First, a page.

cooking [I watched them cooking a large fish wrapped In seaweed
and placed over an oped fire outside of the house, the files were
terrible!]. The people carry on the tasks of a 17th century farming
community jn the1 same manner as was done 350 years ago. They
work in the garden;}, make beds, sew, dye cloth, shear sheep, feed
chickens and scour pans v, ith sand to clean. They dress in the same
maimer as the P.iigrims and you indeed feel like you have stepped
back into another age.
Plimoth Plantation is open daily from April I through November.
Admission charge is $1.75 for adults and 60c for children.
While the-houSes are rather primitive, these people came from a
highly civilized country arid while their tables were handmade they
had beautiful white linen cloths and chests with exquisite carvings
on them.
*
-
it*
t
SERVICE W E CARRY A C O M P L E T E S T O C K
O F FINESJ P H A R M A C E U T I C A L S
A saxaphone valued at $600
was taken from the Royal Scott
Bowling Alley, 4722 N. Grand
River Ave., Watertown Twp., on
Thursday.
County Sheriff's officials say
that the instrument belonged to
Richard Langes Jr., 3954
Hartford Road, Lansing.
An antique pepper grinder
and 6 antique dishes were taken
from the residence of Earl
Studt, 15440 E. M-21, Dallas
Twp, on Saturday. Sheriff's
officials estimate the total value
taken at $50.
qm
s>«* !vnjn")
the latisf developments in medical science and to-Jraye the drugs your doctor,
orders/Ight qrfhand for prompt filling * „ ,
of'your'jirescrjpiion.
PfatoHOCty
DEWITT. v
PHONE 669-6445
THIS NEWS PAGE FEATURES
THE HAPPENINGS OF
S T I A . riJfifl
till!*-!
THE DEWITT AREA
Saturday afternoon and
evening visitors of Mr. and Mrs.
Donald Sullivan and family
were Mrs. Marguerite Grow,
Gloria Love, Dianne Henning
and Mr. Angie Soiled all of
Grand Ledge.
Mrs. Don Sullivan had lunch
with Mrs. Lula Janes of Grand
Ledge, Tuesday.
Mr$. Raymond Sherman and
sons of Mulliken were Saturday
dinner guests of Mr. and Mrs.
Donald Sullivan and family.
Sunday evening, Mr. and
Mrs.Donald Sullivan and Danny
had dinner at Tommie's
Restaurant in Portland.
Mrs. Donald Sullivan and Dan'
visited Mrs. Raymond Sherman
and family, Wednesday.
Mrs. Porter Parks spent
Friday night and Saturday
night with Mrs. Charles Fisher *
while her husband, Kevin .
Fisher, Roy Decker of DeWitt,
Jay Witt of DeWitt and another
guest were deer hunting at Long
Lake.
Mrs. Sidney Dyer of Lansing, ,
Mrs. Ann Heller visited Mrs. ,
Charles Fisher Sunday.
Mr. and Mrs. Howard Sargent t
had as Sunday evening supper *
guests, Harvey Hoerner and
Jili, Mr. and Mrs. Donald Potts
and children, Mr. and Mrs,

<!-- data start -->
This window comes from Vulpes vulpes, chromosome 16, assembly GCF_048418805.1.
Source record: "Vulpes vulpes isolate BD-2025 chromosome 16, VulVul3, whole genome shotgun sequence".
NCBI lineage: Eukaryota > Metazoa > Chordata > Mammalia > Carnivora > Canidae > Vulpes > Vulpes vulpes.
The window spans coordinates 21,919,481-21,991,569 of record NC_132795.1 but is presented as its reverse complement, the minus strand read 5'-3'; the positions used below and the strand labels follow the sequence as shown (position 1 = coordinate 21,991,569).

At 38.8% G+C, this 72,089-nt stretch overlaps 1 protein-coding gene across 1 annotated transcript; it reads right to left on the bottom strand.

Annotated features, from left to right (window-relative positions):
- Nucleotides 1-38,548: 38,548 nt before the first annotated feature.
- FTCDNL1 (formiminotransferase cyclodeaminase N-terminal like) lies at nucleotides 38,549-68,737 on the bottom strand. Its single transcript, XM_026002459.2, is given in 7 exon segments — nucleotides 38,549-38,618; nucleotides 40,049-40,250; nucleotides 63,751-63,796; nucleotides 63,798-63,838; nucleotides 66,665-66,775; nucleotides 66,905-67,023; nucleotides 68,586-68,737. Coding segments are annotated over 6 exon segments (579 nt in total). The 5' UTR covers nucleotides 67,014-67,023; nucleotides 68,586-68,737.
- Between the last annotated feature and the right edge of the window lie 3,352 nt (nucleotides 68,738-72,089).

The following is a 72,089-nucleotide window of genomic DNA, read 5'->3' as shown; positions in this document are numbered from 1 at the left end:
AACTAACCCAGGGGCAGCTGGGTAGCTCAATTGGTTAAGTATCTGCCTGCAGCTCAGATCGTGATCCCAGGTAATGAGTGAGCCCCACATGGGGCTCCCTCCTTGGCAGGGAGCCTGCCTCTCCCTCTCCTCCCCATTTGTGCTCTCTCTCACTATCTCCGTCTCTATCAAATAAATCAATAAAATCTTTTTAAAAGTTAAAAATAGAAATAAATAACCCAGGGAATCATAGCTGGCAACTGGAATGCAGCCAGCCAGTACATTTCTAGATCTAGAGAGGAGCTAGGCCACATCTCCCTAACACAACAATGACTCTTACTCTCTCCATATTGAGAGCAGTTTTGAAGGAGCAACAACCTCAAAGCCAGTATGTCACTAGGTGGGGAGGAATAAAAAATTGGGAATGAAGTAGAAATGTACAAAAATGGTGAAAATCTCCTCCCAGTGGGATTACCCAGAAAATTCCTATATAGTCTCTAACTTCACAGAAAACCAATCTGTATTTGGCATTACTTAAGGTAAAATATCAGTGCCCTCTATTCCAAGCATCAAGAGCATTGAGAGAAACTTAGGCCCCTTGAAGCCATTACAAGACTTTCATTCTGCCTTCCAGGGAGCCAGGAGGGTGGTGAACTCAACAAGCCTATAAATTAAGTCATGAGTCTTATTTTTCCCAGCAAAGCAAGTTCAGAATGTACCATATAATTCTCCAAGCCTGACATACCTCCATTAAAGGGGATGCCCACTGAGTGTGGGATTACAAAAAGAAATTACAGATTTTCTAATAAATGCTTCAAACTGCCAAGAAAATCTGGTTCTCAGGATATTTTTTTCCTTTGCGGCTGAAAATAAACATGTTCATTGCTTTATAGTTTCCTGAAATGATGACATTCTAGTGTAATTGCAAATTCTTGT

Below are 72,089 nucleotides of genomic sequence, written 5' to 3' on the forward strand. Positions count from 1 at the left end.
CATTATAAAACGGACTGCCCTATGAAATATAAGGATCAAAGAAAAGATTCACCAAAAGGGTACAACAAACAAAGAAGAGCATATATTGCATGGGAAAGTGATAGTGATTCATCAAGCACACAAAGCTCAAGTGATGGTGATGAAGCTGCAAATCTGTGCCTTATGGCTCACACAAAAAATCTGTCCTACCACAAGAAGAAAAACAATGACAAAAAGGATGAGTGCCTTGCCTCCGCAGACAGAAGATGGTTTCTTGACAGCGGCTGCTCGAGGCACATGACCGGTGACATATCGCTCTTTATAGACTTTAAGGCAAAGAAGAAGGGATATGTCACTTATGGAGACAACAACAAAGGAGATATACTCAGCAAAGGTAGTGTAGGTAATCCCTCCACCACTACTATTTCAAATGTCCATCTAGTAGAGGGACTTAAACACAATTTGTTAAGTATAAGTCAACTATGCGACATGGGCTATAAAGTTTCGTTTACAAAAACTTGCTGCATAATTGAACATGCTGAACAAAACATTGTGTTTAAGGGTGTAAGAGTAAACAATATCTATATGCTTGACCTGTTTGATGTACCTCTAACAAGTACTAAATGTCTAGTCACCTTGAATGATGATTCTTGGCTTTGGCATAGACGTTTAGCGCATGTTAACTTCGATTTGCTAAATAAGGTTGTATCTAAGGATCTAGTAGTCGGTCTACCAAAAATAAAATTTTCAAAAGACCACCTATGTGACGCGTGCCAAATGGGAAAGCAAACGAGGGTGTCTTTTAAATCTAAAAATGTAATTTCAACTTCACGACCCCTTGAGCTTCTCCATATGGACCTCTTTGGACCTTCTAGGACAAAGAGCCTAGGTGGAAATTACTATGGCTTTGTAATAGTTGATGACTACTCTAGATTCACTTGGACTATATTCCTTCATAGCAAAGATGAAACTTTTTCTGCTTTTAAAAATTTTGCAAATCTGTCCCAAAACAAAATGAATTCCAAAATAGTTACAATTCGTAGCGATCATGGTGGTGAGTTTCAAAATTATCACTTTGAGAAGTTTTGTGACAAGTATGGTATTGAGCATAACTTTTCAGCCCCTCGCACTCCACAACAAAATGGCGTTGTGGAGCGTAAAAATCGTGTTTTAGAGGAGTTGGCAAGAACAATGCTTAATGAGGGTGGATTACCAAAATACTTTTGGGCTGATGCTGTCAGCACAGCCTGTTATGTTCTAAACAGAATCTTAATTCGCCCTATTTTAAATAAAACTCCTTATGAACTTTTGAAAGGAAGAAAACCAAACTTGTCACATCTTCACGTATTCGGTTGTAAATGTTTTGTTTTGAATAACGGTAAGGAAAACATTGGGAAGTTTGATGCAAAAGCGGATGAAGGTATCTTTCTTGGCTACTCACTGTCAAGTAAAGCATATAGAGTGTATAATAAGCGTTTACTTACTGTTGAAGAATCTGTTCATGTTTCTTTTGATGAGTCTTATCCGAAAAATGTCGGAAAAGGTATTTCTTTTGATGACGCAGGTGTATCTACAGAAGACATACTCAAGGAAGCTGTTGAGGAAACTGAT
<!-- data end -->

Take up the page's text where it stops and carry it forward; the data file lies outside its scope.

Harold Hoerner.
i . . . .
Til
11
n\* i i u / t i t 11
f-il'!(">*"#-.!•
it
DEwar
fodrirted**-*
Qfpjmn
i\ *
t "" / 1 i
- Oct 44833-
TERRANOVA'S
THRIFTWAY
MARKET
ACKLES
"76"
"DeWitt's Meeting Place"
Tunes - - Valves
Package Liquor
i „
Unknown diabetics
More than 200,000 Michigan,
residents hayc diabetes but
100,000 of them don't know It,
says the Michigan Diabetes
Association, a member service
or the United Way of Michigan.
The Association, which h? .
financed through contributions
to local United Ways, says that
diabetes hi dangerous, particularly when it is undetected.
The high-risk groups: Persons
Who are blood relatives of
f
diabetics or who are either
overweight or over 40.
DEWITT
PHARMACY
113 S. Bridge St.
Brakes - - Snowplow
>
DeWitt, Michigan 48820
129 Bridge
Downtown DaWitt
669-6745 -
DOUGLAS B.TWISS
A l l Forms of Insurance
WILLARD J. REED
AGENCY
Food For A l l Tastes
Breakfast-Lunch-Dinner
i
102 N. Bridge St.
669-9284
Custom
INTERIORS
SPACE
108 N. Bridge St., DeWitt
FOR
Carpet — Draperies
RENT
Walt Coverings
Phone 669-3383
Home 669-9880
Phone 669-6445
669-2431
SHINGLE
SHACK
Xi*vxid
Vi&Uet
i
SPONSORED BY THESE
COOPERATING MERCHANTS
DEWITT-The County
Sheriff's Dept. is holding a
snowmobile safety class
Wednesday at DeWitt Middle
School from 7 to 9 p.m. for kids
12 to 16.
The class, which was also
held Monday and Tuesday
night, is mandatory for all 12-16
year olds who want to operate a
snowmobile on their own.
' At the end of tonight's class,
snowmobile safety certificates
will be given to the kids that will
enable them to operate a
snowmobile without adult
supervision.
i
iWCOME
to
Historic
*
JSB'J s l u X i l t i "/ill
'classes irY
DeWitt
— . . . . . ^
YoV cdh'coUrjVon us to keep abreast With
DEWITT BUSINESS DIRECTORY
Snowmobile
f
last 7 years, directed the Long dance steps as well as how to
Lake activities, while Dave ask others to dance.
Darnell handled the happenings
Mrs Congleton was pleased
at Chief Noonday.
with the week long events that
This year, the students gave the students the opparticipated in a variety of portunity to learn away from
activities including: com- school in a natural, rustic enmunication skills, geology, vironment.
social dance, arts and crafts,
"The teachers prepared
orienteering, dance,
recreational activities, skit heavily for this," she said
"I think this year's camp was
night, work details and music.
As part of the geology ac- about the best."
tivity, students went on hikes
The teachers, who enjoyed
where they viewed the various the experience as much as the
kinds of landforms that were students, included' Jim Jewitt,
caused by glacial movements. Rich Hawkins, Kathy Helium,
Another interesting activity, Tom Zielaskowski, Alice
according to Mrs. Congleton, Nasrey, John Metcalf, Larry
was a social dance. Here, Arbanas, Dan Sasse and Betsy
students learned some basic Smith.
, R&H
MOBILE HOMES